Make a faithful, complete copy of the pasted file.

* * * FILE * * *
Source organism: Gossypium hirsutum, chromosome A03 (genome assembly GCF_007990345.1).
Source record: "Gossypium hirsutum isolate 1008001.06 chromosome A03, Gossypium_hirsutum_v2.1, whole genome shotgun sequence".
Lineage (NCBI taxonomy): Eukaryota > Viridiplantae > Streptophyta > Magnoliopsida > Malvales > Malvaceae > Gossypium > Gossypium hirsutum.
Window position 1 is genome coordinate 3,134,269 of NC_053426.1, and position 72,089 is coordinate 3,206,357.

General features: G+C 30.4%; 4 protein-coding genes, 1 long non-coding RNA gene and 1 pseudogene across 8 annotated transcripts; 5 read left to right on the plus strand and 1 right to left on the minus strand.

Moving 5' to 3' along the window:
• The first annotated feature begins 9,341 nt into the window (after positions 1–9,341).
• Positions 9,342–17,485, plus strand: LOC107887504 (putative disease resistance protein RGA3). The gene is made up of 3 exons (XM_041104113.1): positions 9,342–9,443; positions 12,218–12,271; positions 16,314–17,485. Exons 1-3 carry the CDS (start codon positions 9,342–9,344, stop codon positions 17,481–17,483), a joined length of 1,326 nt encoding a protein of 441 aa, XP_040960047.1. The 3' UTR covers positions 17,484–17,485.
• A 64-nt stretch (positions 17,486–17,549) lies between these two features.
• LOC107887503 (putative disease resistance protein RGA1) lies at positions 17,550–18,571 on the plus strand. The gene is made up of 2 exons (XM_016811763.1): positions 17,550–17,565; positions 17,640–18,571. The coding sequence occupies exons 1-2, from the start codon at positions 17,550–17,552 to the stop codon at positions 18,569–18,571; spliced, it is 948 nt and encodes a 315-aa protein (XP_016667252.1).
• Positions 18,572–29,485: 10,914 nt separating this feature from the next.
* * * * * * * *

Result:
Source organism: Gossypium hirsutum, chromosome A03 (genome assembly GCF_007990345.1).
Source record: "Gossypium hirsutum isolate 1008001.06 chromosome A03, Gossypium_hirsutum_v2.1, whole genome shotgun sequence".
Lineage (NCBI taxonomy): Eukaryota > Viridiplantae > Streptophyta > Magnoliopsida > Malvales > Malvaceae > Gossypium > Gossypium hirsutum.
Window position 1 is genome coordinate 3,134,269 of NC_053426.1, and position 72,089 is coordinate 3,206,357.

General features: G+C 30.4%; 4 protein-coding genes, 1 long non-coding RNA gene and 1 pseudogene across 8 annotated transcripts; 5 read left to right on the plus strand and 1 right to left on the minus strand.

Moving 5' to 3' along the window:
• The first annotated feature begins 9,341 nt into the window (after positions 1–9,341).
• Positions 9,342–17,485, plus strand: LOC107887504 (putative disease resistance protein RGA3). The gene is made up of 3 exons (XM_041104113.1): positions 9,342–9,443; positions 12,218–12,271; positions 16,314–17,485. Exons 1-3 carry the CDS (start codon positions 9,342–9,344, stop codon positions 17,481–17,483), a joined length of 1,326 nt encoding a protein of 441 aa, XP_040960047.1. The 3' UTR covers positions 17,484–17,485.
• A 64-nt stretch (positions 17,486–17,549) lies between these two features.
• LOC107887503 (putative disease resistance protein RGA1) lies at positions 17,550–18,571 on the plus strand. The gene is made up of 2 exons (XM_016811763.1): positions 17,550–17,565; positions 17,640–18,571. The coding sequence occupies exons 1-2, from the start codon at positions 17,550–17,552 to the stop codon at positions 18,569–18,571; spliced, it is 948 nt and encodes a 315-aa protein (XP_016667252.1).
• Positions 18,572–29,485: 10,914 nt separating this feature from the next.